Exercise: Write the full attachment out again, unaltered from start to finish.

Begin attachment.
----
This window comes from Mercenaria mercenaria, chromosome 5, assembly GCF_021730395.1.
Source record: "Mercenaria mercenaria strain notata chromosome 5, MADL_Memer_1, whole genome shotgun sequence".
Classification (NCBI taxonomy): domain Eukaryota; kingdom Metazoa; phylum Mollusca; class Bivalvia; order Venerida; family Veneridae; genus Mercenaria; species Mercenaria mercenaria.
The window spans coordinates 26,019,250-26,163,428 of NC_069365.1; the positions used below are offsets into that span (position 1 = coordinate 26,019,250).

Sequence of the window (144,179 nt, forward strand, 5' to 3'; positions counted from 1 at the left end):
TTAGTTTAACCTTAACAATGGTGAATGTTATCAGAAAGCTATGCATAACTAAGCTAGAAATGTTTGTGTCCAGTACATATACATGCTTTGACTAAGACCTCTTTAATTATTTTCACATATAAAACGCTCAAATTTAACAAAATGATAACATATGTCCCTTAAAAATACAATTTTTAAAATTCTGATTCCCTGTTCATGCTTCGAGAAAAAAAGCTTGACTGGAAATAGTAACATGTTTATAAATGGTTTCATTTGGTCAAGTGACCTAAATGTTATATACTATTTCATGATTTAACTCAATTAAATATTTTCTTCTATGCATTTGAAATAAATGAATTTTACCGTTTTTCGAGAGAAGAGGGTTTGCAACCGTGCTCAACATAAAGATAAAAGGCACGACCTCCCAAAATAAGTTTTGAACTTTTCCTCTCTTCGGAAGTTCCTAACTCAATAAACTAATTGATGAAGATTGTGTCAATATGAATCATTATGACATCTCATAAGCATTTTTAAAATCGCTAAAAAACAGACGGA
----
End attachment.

This window comes from Mercenaria mercenaria, chromosome 5, assembly GCF_021730395.1.
Source record: "Mercenaria mercenaria strain notata chromosome 5, MADL_Memer_1, whole genome shotgun sequence".
Classification (NCBI taxonomy): domain Eukaryota; kingdom Metazoa; phylum Mollusca; class Bivalvia; order Venerida; family Veneridae; genus Mercenaria; species Mercenaria mercenaria.
The window spans coordinates 26,019,250-26,163,428 of NC_069365.1; the positions used below are offsets into that span (position 1 = coordinate 26,019,250).

Sequence of the window (144,179 nt, forward strand, 5' to 3'; positions counted from 1 at the left end):
TTAGTTTAACCTTAACAATGGTGAATGTTATCAGAAAGCTATGCATAACTAAGCTAGAAATGTTTGTGTCCAGTACATATACATGCTTTGACTAAGACCTCTTTAATTATTTTCACATATAAAACGCTCAAATTTAACAAAATGATAACATATGTCCCTTAAAAATACAATTTTTAAAATTCTGATTCCCTGTTCATGCTTCGAGAAAAAAAGCTTGACTGGAAATAGTAACATGTTTATAAATGGTTTCATTTGGTCAAGTGACCTAAATGTTATATACTATTTCATGATTTAACTCAATTAAATATTTTCTTCTATGCATTTGAAATAAATGAATTTTACCGTTTTTCGAGAGAAGAGGGTTTGCAACCGTGCTCAACATAAAGATAAAAGGCACGACCTCCCAAAATAAGTTTTGAACTTTTCCTCTCTTCGGAAGTTCCTAACTCAATAAACTAATTGATGAAGATTGTGTCAATATGAATCATTATGACATCTCATAAGCATTTTTAAAATCGCTAAAAAACAGACGGA